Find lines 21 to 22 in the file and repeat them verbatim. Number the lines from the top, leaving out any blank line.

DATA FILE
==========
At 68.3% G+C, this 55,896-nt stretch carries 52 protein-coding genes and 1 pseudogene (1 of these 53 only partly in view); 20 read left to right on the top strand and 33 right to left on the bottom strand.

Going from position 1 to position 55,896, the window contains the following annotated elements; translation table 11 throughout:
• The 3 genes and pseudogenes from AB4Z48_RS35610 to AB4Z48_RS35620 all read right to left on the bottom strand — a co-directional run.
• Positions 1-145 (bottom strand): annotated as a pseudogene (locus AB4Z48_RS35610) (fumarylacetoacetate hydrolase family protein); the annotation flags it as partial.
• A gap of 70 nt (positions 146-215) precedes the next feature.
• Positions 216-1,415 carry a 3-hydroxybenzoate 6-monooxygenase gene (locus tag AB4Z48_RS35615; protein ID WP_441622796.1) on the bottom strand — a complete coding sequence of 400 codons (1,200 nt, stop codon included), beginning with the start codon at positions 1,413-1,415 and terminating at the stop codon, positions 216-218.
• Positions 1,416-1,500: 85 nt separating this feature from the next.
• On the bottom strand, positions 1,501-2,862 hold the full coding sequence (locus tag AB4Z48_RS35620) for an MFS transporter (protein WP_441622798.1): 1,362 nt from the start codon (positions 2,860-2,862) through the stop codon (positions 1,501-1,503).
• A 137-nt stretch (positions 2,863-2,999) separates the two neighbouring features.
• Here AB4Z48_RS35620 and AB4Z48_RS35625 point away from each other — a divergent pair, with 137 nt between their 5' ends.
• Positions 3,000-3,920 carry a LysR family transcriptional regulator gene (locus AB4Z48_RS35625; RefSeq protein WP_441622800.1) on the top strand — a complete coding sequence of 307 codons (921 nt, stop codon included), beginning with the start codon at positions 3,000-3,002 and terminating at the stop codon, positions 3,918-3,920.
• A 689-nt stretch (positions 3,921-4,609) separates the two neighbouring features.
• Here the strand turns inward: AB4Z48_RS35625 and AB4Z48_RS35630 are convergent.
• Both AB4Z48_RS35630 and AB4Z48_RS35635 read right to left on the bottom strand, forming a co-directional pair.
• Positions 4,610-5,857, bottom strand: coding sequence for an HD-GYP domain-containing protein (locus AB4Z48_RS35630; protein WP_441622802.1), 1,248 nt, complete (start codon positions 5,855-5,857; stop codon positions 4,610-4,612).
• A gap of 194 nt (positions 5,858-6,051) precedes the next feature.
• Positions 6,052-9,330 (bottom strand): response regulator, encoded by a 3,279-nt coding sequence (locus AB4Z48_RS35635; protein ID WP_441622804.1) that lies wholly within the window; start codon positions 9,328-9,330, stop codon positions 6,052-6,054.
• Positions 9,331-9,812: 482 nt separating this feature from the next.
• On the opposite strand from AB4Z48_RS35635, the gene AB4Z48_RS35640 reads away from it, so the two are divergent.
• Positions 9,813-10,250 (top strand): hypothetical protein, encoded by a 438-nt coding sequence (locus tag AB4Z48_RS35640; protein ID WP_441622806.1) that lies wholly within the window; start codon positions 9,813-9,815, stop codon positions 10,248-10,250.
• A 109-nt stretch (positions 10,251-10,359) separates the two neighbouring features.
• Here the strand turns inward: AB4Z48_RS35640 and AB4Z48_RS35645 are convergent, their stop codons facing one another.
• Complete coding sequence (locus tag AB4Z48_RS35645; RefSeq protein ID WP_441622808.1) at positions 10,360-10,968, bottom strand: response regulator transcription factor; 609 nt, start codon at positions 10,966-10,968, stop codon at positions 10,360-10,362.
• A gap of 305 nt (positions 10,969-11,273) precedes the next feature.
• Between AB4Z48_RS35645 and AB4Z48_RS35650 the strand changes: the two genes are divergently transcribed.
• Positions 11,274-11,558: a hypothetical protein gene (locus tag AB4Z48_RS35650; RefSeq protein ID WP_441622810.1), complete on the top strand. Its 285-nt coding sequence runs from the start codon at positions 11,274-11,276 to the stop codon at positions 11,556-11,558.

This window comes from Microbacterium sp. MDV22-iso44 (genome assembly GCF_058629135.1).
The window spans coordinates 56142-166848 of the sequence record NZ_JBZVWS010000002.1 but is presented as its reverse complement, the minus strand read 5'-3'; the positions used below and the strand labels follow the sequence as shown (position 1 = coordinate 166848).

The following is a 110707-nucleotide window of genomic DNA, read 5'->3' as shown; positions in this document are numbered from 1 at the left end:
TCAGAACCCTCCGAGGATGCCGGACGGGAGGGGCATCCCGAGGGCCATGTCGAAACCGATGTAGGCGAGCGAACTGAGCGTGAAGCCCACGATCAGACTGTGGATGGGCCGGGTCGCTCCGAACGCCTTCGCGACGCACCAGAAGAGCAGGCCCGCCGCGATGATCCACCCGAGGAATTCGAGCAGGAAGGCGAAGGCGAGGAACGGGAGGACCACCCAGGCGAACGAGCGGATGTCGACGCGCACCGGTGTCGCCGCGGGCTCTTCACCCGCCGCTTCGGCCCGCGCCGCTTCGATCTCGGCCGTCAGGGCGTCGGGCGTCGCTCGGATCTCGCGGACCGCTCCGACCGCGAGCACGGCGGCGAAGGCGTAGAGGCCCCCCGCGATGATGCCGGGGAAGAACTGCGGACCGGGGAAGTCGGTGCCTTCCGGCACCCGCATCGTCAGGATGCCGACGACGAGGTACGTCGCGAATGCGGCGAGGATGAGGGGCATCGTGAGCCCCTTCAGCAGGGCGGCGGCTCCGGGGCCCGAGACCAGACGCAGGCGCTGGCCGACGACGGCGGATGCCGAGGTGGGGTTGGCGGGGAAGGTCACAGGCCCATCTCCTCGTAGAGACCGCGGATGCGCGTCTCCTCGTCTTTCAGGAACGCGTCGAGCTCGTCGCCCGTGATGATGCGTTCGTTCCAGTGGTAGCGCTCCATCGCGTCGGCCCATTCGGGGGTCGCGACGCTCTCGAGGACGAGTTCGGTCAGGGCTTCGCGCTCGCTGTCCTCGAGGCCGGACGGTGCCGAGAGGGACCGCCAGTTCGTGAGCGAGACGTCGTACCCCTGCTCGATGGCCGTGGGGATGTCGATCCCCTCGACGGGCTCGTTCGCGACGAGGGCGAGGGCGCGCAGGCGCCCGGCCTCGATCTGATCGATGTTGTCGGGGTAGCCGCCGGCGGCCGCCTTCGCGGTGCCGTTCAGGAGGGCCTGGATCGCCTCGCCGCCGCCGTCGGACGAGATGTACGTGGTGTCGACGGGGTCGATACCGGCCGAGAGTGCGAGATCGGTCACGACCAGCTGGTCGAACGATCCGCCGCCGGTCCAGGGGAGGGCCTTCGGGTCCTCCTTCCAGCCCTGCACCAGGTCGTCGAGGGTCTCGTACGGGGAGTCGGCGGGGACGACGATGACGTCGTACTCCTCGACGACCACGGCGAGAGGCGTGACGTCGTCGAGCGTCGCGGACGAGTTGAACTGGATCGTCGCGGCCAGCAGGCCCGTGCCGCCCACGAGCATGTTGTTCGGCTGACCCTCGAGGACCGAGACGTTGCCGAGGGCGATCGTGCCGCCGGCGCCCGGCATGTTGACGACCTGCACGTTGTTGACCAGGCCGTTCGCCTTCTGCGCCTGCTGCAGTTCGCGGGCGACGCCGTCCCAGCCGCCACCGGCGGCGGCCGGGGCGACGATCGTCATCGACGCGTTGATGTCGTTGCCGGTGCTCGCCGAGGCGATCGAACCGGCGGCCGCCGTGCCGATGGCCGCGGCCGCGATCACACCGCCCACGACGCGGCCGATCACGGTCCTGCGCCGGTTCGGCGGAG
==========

• A 109-nt stretch (positions 10,251-10,359) separates the two neighbouring features.
• Here the strand turns inward: AB4Z48_RS35640 and AB4Z48_RS35645 are convergent, their stop codons facing one another.